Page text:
Navigating With Compasses in Far Northern Canada

by John M. MacFarlane 2014

Compass

The North Pole is the geographical &lasquo;top of the world’, 90 degrees north latitude, the point where all meridians of longitude intersect. The northernmost point on the globe, all directions are south from the North Pole. It is the northern end of the earth's axis. The region there receives six months of sunlight and six months of darkness. Along with the Northwest Passage the quest for the North Pole took on almost religious overtones.

The North Magnetic Pole is located between Greenland and the islands of the Canadian Arctic archipelago. The Pole itself migrates, constantly and daily. It causes a continuing error in charts and other navigation methods which depend on compass bearings. It was "discovered" by James Clark Ross in 1831. Observers know that they are at the North Magnetic Pole when a dip needle points vertically into the ground. The magnetic dip is 90 degrees where a suspended needle, able to point in any direction, points straight down.>/p>

Since that time the location has drifted more than 700km. It is thought that he drift is the result of fluctuations in the core of the electromagnetic field of the earth. The pole also ‘wobbles’, travelling around a closed path every day in a roughly elliptical shape which can be up to 100km across. This is thought to be the result of electromagnetic effects of electrical currents in the upper atmosphere caused by electrified particles flowing from the sun. There are several anomaly areas in the north which behave like ‘secondary magnetic poles’.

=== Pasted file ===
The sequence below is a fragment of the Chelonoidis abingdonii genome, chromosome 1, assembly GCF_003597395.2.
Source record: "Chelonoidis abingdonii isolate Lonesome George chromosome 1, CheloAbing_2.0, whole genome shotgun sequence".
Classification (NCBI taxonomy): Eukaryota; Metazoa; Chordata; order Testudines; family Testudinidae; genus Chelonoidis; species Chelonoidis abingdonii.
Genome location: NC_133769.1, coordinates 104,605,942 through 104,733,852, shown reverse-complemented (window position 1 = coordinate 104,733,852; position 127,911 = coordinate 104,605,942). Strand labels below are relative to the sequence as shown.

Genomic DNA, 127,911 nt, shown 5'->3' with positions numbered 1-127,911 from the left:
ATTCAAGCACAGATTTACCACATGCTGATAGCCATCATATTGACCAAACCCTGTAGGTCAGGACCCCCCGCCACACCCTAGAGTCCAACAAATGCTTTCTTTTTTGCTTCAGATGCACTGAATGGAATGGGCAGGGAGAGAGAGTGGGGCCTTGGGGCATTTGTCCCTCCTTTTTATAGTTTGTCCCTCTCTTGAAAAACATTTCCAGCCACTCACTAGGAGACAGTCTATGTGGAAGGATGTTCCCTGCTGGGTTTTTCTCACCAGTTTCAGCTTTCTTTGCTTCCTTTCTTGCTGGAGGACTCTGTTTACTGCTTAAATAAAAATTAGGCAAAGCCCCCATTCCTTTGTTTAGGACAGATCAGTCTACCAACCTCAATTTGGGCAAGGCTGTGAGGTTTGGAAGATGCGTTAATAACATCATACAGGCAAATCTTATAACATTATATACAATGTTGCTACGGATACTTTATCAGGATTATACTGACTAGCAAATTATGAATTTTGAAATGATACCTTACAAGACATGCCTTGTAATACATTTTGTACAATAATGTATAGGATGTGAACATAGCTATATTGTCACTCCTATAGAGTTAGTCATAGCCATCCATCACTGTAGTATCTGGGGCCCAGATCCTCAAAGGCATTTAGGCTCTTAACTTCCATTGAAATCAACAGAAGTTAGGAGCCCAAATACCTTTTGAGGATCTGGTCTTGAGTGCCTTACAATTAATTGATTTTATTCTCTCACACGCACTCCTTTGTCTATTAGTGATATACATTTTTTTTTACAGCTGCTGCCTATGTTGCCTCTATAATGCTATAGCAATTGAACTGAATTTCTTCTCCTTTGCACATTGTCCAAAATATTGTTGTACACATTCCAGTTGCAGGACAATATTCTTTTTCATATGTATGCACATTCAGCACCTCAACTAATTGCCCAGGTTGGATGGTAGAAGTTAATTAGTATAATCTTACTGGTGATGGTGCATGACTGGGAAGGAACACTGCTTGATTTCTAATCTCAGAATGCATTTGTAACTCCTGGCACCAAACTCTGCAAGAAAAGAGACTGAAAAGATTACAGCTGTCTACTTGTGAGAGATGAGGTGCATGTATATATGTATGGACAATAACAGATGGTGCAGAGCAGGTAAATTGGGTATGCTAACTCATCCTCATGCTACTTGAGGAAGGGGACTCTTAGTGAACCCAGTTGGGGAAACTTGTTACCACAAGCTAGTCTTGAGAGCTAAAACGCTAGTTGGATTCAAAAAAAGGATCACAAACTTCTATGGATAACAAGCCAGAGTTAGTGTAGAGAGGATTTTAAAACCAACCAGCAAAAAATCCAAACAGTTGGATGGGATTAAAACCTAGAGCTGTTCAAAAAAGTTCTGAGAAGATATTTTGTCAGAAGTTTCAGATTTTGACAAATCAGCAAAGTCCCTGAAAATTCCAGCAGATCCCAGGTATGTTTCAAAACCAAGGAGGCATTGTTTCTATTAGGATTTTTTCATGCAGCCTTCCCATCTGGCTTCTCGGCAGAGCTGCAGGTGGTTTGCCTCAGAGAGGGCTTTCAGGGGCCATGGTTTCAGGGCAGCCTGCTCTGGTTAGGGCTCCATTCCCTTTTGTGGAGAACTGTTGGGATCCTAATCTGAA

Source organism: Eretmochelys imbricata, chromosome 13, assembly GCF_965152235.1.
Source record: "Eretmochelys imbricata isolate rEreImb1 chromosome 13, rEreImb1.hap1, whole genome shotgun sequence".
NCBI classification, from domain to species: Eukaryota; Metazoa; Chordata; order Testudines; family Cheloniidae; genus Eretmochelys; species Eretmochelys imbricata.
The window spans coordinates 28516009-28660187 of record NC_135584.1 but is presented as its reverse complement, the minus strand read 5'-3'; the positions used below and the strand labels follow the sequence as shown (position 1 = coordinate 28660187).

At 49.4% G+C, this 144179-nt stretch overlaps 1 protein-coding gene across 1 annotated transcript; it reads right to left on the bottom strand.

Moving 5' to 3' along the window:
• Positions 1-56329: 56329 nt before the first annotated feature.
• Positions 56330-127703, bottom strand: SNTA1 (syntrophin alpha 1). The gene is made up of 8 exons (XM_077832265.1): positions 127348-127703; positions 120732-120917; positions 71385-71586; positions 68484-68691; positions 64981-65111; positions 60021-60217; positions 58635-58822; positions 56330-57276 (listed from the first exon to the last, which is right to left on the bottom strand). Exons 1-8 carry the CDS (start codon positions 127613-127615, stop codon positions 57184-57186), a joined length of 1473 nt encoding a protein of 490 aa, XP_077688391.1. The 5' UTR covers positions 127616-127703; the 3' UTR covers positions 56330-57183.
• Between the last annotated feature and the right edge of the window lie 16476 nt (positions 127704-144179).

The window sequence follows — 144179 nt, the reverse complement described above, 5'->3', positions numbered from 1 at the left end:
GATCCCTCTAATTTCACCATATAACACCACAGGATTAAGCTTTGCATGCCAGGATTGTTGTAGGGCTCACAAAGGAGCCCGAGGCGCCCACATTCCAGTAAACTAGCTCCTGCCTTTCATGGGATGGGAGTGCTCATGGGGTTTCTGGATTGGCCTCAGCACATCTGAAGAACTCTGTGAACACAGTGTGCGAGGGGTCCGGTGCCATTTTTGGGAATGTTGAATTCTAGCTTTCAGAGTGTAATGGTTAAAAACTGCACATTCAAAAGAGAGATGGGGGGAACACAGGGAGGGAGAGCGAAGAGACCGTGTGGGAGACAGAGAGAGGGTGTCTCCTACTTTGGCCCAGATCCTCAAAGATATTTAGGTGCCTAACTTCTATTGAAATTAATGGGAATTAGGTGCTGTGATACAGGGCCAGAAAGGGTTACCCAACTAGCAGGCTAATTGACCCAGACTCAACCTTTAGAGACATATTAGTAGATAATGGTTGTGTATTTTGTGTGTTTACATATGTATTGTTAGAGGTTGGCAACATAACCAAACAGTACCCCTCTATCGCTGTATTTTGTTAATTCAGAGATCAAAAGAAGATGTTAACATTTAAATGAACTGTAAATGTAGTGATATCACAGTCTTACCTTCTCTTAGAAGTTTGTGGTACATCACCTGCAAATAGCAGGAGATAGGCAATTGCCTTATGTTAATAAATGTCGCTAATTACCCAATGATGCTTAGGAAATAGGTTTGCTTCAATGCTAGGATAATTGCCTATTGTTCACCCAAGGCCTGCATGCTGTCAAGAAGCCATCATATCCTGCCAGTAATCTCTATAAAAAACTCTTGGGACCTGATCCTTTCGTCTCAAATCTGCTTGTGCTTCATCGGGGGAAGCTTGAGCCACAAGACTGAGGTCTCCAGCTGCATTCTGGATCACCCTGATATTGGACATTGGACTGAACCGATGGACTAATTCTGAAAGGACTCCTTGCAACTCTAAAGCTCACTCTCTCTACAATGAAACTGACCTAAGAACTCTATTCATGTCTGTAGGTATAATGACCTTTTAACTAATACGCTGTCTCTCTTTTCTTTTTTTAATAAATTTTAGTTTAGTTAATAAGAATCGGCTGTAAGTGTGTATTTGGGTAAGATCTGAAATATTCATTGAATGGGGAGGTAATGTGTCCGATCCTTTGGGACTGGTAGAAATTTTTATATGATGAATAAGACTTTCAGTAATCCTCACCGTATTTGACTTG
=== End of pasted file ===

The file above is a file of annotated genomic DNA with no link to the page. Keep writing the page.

Magnetic storms are is temporary disturbances of the Earth’s magnetosphere. It can also create erratic behaviour in magnetic compasses in the northern regions. Systems that rely on satellites, such as Global Positioning System (GPS), are adversely affected when solar activity disrupts their signal propagation.

The earth's magnetism is based on electric currents set up by movement of the molten core of the earth. The magnetic field is similar in shape to that of a fleible slightly mobile axis of rotation of 15 degrees. The two poles are not quite antipodal (opposite each other). It is as if the axis of the earth’s magnet was slightly bent. The line joining them misses the exact centre of the earth, the reason is unknown.

A compass is unreliable at high altitudes. It only indicates true north when the observer is in line with the true north pole and the magnetic north pole. As the magnetic pole is approached the compass needle begins to dip down, until a horizontal force is too weak to vercome the friction in the compass's bearings. The needle becomes sluggish. Within 20 degrees of the magnetic pole the directive force is so weak that the compass becomes insensitive and unresponsive.

Prior to the development of GPS (Global Positioning System), navigators in the Arctic preferred to use gyroscopic compasses or to utilize sun navigation. Astro–Compasses (also known as Sun Compasses) are special instruments for making celestial or solar observations in the Arctic where there are areas of reduced compass reliability. Frequent checks are required to establish reliable position plotting for marine navigation. It is frequently utilized in northern latitudes where the use of GPS is not feasible. A sun compass is based upon a clock or a dial indicating local time which is set by hand.


To quote from this article please cite:

MacFarlane, John M. (2014) Navigating With Compasses in Far Northern Canada. Nauticapedia.ca 2014. http://nauticapedia.ca/Articles/Compasses_North.php